The European Commission and the EU's national governments have passed each other the buck on who should make the first move on a heavily-criticised proposal on the use of genetically modified organisms (GMOs) in food.

The proposal would allow EU member states to ban GMOs - even if those GMOs had received an EU-wide stamp of approval.

There are widely diverging views on the benefits - and dangers - of GMOs, and the EU can be roughly divided into one-third pro-GMO countries, one-third anti-GMO countries, and another third which abstains from voting in the approval process.

The commission has often seen itself forced to approve GMOs without the backing of member states, because no majority was either in favour – or against – it.

The current plan has been stuck in the legislative pipeline since 2015, after more than 80 percent of members of the European Parliament (EP) rejected it.

It can only become law if both the parliament and the Council of the EU – where national governments meet – agree on its content.

21.11.2017 |

The Monsanto Papers, Part 2 — Reaping a bitter harvest

In order to save glyphosate, the Monsanto corporation has undertaken an effort to destroy the United Nations' cancer agency by any means possible. Here is part two of an investigation from Le Monde.

Editors Note: This month Le Monde won the Prix Varenne Presse quotidienne nationale (Varenne award for the national daily press) for their Monsanto Papers series, an investigation on the worldwide war the Monsanto corporation has started in order to save glyphosate, originally published in June.

Below is part two, originally published June 2, 2017, translated by the Health and Environment Alliance.

They had promised it was "safer than table salt" – but that was in the advertisements.

It is the most widely used herbicide in the world. It is the main ingredient in their flagship product, Roundup, the bedrock on which their firm has built its economic model, its wealth and its reputation. A product which has been on the market for more than 40 years and became a best-seller with the development of genetically-modified seeds called "Roundup Ready."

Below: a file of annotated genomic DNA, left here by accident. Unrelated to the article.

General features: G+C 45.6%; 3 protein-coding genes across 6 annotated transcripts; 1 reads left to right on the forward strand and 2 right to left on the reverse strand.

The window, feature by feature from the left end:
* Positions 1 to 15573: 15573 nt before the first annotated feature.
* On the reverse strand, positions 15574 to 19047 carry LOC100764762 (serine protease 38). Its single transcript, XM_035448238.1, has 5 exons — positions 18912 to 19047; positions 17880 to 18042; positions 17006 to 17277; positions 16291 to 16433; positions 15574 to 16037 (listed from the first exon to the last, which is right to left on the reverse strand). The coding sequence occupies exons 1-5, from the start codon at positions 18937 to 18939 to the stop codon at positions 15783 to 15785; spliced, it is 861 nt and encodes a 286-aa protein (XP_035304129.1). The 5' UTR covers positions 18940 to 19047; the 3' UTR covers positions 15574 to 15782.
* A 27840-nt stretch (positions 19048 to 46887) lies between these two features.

It is this product, glyphosate, that could in fact be carcinogenic.

20.11.2017 |

The Monsanto Papers, Part 1 — Operation: Intoxication

In order to save glyphosate, the Monsanto corporation has undertaken an effort to destroy the United Nations' cancer agency by any means possible. Here is the part one of an investigation from Le Monde.

Editors Note: This month Le Monde won the Prix Varenne Presse quotidienne nationale (Varenne Award for the national daily press) for their Monsanto Papers series, an investigation on the worldwide war the Monsanto corporation has started in order to save glyphosate, originally published in June.

Below is part one, originally published June 1, 2017, translated by GM Watch and the Health and Environment Alliance.

"We have been attacked in the past, we have faced smear campaigns, but this time we are the target of an orchestrated campaign of an unseen scale and duration." Christopher Wild's smile quickly faded. Through the window of the high rise where the International Agency for Research on Cancer (IARC) is headquartered, the rooftops of Lyon, France, spread out behind his tall figure.

Christopher Wild is the director of the agency so he weighed every word—speaking with a seriousness appropriate for the situation. For the past two years, a blazing onslaught has targeted the institution he is running: the credibility and integrity of IARC's work are being challenged, its experts are being denigrated and harassed by lawyers, and its finances weakened.

For nearly half a century IARC has been charged, under the auspices of the World Health Organization (WHO), to draw up an inventory of carcinogens. But now the venerable agency is beginning to waver under the assault.

07.11.2017 |

EU: 4.3% drop in GM crop cultivation

In 2017, not one hectare was sown with genetically modified maize in the Czech Republic and in Slovakia. And in Portugal and in Spain, the surfaces [planting area] of transgenic crops decreased. All in all, throughout the European territory, this surface declined from 136,338 to 13,571 hectares, a decrease of 4%.

Transgenic crops do not exactly have the wind in their sails in the European Union. In 2016, only four countries of the European Union continued to cultivate MON810 maize (the only one allowed for cultivation in the European Union): Spain, Portugal, Czech Republic and Slovakia.

Two of those countries have abandoned these crops in 2017 : the Czech Republic and Slovakia. The crop surfaces strongly decrease in Portugal, and a little in Spain. The drop in the transgenic maize area (-4.3%) is higher than the drop in the total maize cultivation area (including conventional, GM, and organic) (-1.3%) .

26.10.2017 |

French Health Regulator Withdraws Licence for Bayer Weedkiller

PARIS — French health and environment regulator ANSES said on Thursday it had withdrawn the licence for Bayer's Basta F1 weedkiller made with glufosinate-ammonium, citing uncertainty over its effect on health following a review.

The product, which is used to spray vineyards, fruit orchards and vegetables, was the only weedkiller containing glufosinate authorised in France, ANSES said in a statement.

EnglishFranceDeutsch